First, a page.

Sue Evans & James MacGlashan

Adapted from the CS1 Course at Swarthmore College by Lisa Meeden

*Hit the space bar for next slide*

- Understand the details of function calls and parameter passing
- Understand that functions can return values
- Understand that functions in Python always return some value and can return values in various ways
- Have the ability to write functions that take parameters and return values
- Have familiarity with the notion of scope
- Be able to trace programs that involve function calls

Let's trace the flow of code for this smaller example of our program and watch how the functions call each other.

def main(): verse("cow", "moo") verse("pig", "oink") main()

When we run the program flow follows the steps shown below with each item in red being the executed step. Make note that in the case of parameters, the parameter variable is assigned the value it's passed

When we run our program by entering `python farm.py` at the linux
prompt, the system first encounters the definitions of the functions.
It doesn't execute any of the functions until `main()` is called
at the bottom of the file. For all programs, `main()` is always
where execution begins.

Once `main()` is called, the block of `main()`'s definition
begins to execute. The first line of the block makes a call to the function
`verse()`, passing `"cow"` and `"moo"`. `"cow"`
is assigned into the function's variable `animal` and `"moo"`
into the function's variable `sound`. Then the first line of
`verse()`'s body is executed, `print`, and a blank
line is printed.

The function `verse` continues to execute. The next line of code
makes a call to the function `line()` and the first statement of
`line()` prints "Old MacDonald had a farm,". The comma at the
end of the print statement keeps a newline from being printed so that
future output can continue on the same line.

The function `line()` continues to execute and the function
`chorus()` is called. The function `chorus()` contains
only one line. It executes and "Ee-igh,Ee-igh, Oh!" is printed.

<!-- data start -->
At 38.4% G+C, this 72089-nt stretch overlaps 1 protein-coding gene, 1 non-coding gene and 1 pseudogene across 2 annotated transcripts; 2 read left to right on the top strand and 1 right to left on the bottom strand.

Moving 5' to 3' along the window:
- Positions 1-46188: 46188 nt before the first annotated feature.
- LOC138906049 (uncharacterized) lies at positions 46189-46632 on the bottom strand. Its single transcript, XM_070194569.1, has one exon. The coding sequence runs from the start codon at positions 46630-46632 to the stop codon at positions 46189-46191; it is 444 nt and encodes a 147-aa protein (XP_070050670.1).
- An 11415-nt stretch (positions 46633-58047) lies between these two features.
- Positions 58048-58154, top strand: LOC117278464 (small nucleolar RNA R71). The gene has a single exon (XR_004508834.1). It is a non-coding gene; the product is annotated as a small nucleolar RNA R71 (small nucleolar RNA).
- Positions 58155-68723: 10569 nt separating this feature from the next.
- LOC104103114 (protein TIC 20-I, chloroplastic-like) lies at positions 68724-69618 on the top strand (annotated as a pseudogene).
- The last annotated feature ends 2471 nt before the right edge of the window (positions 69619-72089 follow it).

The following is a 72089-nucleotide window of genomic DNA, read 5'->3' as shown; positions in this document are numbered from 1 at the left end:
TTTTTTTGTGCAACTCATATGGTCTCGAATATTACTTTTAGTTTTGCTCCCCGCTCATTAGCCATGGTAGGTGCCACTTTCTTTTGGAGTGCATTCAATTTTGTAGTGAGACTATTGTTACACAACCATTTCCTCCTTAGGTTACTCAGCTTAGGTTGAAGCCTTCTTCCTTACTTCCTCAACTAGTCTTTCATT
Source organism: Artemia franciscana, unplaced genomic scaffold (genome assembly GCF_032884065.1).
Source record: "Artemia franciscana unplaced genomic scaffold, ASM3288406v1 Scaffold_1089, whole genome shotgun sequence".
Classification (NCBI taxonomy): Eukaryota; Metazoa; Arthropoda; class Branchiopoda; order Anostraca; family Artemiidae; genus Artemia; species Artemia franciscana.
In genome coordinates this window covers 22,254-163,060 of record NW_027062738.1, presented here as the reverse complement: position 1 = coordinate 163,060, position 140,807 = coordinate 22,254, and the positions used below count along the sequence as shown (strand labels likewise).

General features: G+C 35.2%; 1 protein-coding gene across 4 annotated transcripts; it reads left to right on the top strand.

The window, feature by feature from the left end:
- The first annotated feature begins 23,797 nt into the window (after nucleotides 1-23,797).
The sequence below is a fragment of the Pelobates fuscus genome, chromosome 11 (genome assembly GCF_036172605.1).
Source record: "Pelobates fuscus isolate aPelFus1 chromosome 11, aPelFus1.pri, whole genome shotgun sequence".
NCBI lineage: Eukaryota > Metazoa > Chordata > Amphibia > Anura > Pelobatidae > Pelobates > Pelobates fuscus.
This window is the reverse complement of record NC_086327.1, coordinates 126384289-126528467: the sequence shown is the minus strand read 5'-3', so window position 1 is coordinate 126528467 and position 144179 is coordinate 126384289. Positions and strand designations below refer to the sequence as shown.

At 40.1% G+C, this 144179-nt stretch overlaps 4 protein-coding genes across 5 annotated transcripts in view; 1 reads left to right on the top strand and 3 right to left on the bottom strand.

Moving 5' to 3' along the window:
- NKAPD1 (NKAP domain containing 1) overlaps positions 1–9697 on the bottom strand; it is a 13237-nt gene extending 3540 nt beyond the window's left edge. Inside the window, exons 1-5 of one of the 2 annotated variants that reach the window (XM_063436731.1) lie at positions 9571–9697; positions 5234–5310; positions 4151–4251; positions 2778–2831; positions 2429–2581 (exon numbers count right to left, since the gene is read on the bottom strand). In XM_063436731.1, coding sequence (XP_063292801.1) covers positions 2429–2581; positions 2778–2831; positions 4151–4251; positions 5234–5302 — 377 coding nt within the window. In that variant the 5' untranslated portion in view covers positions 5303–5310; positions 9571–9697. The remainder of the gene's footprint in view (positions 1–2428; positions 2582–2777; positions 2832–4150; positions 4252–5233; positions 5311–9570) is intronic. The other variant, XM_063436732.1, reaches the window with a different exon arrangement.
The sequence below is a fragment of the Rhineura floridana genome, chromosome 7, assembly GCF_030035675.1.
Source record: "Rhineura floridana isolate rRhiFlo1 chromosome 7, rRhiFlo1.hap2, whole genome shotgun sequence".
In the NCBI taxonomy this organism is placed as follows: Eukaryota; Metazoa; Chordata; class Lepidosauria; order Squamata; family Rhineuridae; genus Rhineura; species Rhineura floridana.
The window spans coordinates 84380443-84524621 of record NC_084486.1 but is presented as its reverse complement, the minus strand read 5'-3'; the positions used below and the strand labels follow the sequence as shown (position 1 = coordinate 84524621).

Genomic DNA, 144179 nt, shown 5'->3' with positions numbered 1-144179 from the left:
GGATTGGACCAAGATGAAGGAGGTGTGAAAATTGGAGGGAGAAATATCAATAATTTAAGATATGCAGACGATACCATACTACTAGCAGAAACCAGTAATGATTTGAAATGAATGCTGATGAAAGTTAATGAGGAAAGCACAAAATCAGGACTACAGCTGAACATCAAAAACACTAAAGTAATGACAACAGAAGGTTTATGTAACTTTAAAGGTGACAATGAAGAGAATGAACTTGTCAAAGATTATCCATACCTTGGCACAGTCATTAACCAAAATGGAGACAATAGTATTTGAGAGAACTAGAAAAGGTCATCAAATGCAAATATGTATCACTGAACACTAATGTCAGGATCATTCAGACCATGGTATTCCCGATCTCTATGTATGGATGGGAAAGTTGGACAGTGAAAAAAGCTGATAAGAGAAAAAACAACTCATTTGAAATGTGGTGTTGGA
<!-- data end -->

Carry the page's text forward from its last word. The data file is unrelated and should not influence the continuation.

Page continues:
The function `chorus` is finished, so program control goes back
to the function that called it, `line()`. The function
`line()` is also finished, so control goes back to the function that
called it, `verse()`. The next line in `verse()` is executed,
printing "And on that farm he had a cow,", substituting the value of
`animal`, currently "cow", into the string being printed to replace
the %s.

The next line of `verse()` calls `chorus`. It prints
"Ee-igh,Ee-igh, Oh!" and control returns back to the function that called
it, `verse()`.

`verse()` continues to execute, the next line printing "With a
moo, moo here", where the value of `sound`, currently "moo", is
substituted for each %s in the string.

Control continues on to the next line of `verse`, which prints
"and a moo, moo there", again substituting the value of `sound`,
"moo", into each %s in the string.

`verse()` continues to execute, its next line printing, "Here a moo
there a moo,"

The next line prints, "everywhere a moo, moo".

The next line of `verse()` makes a call to the function,
`line`. The first line of `line()` prints "Old MacDonald
had a farm,"

Control continues to the next line of `line()`, which makes a call
to the function, `chorus`. `chorus` prints "Ee-igh,Ee-igh,
Oh!" and control returns back to the calling function, `line`.

`line` is also finished, so control returns to `verse()`.

`verse` is also finished, so control returns to `main()`.

The next line of `main()` is a call to the function `verse()`,
this time passing "pig" and "oink", where the variable `animal` will
be assigned the value "pig" and `sound` will be assigned the value
"oink".

The flow of control will continue as it did for the first verse. Let's look at the second verse being formed, while keeping in mind that functions are not complete until their last line has finished. If that last line is a call to another function, the last line isn't complete until the control flow is returned from the called function.

- What do you think will be printed given the code below?

>>> def addInterest(balance, rate): ... newBalance = balance * (1 + rate) ... balance = newBalance ... >>> amount = 1000 >>> rate = 0.05 >>> addInterest(amount, rate) >>> print amount